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PTC Council to debate pushing for MacDuff extension for 2012 regional vote

The Peachtree City Council will discuss Thursday whether it sees a need to fight for regional funding of the MacDuff Parkway extension.

The road would provide a western bypass of sorts around the traffic-choked intersection of Ga. highways 54 and 74. It has been on the drawing board a while and two developers have committed to building the road.

However, with the housing market in trouble across the country, little work has been done on the road.

The MacDuff extension remained off the latest list of regional transportation projects for Fayette County that are part of the proposed 10-county, 10-year sales tax that would fund such projects in all of metro Atlanta.

The project’s estimated cost is in excess of $7.2 million. By comparison, Fayette County sales taxpayers are expected to put in some $190 million over the 10 years of the levy if it is approved by voters regionwide.

The matter will be discussed at council’s Thursday night meeting at City Hall, which starts at 7 p.m.

There have been some rumblings that Peachtree City officials are unhappy with a lack of city projects on that list. Peachtree City commuters will, however, see a potential significant benefit in a project just north of the county line in Fairburn to re-do the interchange between Ga. Highway 74 and Interstate 85.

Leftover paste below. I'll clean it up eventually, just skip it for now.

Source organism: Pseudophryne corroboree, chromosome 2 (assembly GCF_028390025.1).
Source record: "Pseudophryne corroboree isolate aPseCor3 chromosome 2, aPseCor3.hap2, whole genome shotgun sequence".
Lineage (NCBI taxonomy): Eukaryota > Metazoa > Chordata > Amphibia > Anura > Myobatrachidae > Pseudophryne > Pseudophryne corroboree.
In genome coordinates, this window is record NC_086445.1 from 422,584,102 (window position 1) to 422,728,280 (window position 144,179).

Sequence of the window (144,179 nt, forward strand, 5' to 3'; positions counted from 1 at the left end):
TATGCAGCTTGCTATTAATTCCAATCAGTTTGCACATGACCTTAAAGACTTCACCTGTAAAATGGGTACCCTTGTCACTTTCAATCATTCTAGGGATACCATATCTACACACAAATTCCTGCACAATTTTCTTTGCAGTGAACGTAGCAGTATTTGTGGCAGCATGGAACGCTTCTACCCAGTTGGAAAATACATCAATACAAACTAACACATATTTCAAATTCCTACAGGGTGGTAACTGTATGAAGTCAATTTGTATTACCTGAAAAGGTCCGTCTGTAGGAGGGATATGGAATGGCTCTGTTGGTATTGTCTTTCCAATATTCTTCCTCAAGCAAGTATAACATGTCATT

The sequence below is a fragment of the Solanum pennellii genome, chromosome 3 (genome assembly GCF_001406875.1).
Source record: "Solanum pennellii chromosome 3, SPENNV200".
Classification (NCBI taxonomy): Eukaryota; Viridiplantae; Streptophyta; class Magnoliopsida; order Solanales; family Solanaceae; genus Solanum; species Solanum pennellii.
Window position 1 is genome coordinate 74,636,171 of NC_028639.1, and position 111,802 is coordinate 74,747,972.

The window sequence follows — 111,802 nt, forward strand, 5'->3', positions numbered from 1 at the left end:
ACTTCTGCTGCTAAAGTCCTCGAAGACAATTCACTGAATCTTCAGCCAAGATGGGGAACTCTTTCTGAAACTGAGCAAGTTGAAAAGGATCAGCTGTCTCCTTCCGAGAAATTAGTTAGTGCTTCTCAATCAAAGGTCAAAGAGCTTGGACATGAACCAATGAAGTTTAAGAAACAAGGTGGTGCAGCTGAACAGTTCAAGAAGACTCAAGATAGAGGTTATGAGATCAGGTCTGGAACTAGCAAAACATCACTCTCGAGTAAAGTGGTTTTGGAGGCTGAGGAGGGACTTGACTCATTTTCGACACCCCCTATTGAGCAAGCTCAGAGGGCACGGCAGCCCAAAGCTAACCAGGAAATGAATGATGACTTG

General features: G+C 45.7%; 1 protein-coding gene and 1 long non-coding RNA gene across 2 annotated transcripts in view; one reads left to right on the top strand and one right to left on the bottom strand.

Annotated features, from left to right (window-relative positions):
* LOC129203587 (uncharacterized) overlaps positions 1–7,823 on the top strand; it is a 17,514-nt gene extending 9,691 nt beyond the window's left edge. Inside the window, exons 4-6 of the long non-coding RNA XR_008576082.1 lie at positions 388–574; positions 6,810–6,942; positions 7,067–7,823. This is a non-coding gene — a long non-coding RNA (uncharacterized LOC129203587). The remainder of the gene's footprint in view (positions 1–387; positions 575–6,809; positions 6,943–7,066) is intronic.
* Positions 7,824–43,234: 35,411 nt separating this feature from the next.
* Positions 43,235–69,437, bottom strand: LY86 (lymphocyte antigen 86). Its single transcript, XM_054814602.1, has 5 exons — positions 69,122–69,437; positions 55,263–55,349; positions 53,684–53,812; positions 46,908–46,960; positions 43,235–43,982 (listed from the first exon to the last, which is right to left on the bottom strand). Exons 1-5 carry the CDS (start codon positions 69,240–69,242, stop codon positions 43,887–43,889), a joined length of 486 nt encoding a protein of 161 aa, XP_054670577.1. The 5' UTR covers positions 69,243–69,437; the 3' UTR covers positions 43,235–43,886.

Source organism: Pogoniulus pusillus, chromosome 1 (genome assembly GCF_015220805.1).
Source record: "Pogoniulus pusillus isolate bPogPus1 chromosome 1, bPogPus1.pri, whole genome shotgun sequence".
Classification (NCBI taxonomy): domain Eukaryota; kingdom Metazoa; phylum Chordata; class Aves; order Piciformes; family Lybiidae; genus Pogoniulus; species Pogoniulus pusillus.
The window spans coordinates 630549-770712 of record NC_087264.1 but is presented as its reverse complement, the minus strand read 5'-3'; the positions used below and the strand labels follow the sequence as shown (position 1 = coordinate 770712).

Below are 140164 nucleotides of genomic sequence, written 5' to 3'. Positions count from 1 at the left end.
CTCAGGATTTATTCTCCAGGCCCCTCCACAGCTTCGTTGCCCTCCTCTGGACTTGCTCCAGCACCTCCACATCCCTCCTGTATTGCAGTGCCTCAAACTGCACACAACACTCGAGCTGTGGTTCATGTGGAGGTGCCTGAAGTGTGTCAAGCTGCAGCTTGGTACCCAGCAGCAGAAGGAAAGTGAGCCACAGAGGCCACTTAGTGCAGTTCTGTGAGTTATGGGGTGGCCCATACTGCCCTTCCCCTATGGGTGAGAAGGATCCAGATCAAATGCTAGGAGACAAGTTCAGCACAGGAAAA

Peachtree City also has two significant cart path projects on the regional list for homes in the southern part of the city, with one path going to the city’s industrial park, including Cooper Lighting and SANY America, and the other going northward to Crosstown Road.

Unfunded, however, is the “gateway” cart path bridge that would span Ga. Highway 54 West at the intersection of MacDuff Parkway, joining a path along MacDuff with the Shoppes at the Village Piazza shopping center and also the Line Creek Nature Area.

The list of projects has not yet been finalized, but that action will take place by Oct. 15. The list is controlled by the 21-member Atlanta Regional Transportation Roundtable, which includes two Fayette County representatives: Fayette County Commission Chairman (and former Peachtree City Mayor) Herb Frady, and Fayetteville Mayor Ken Steele.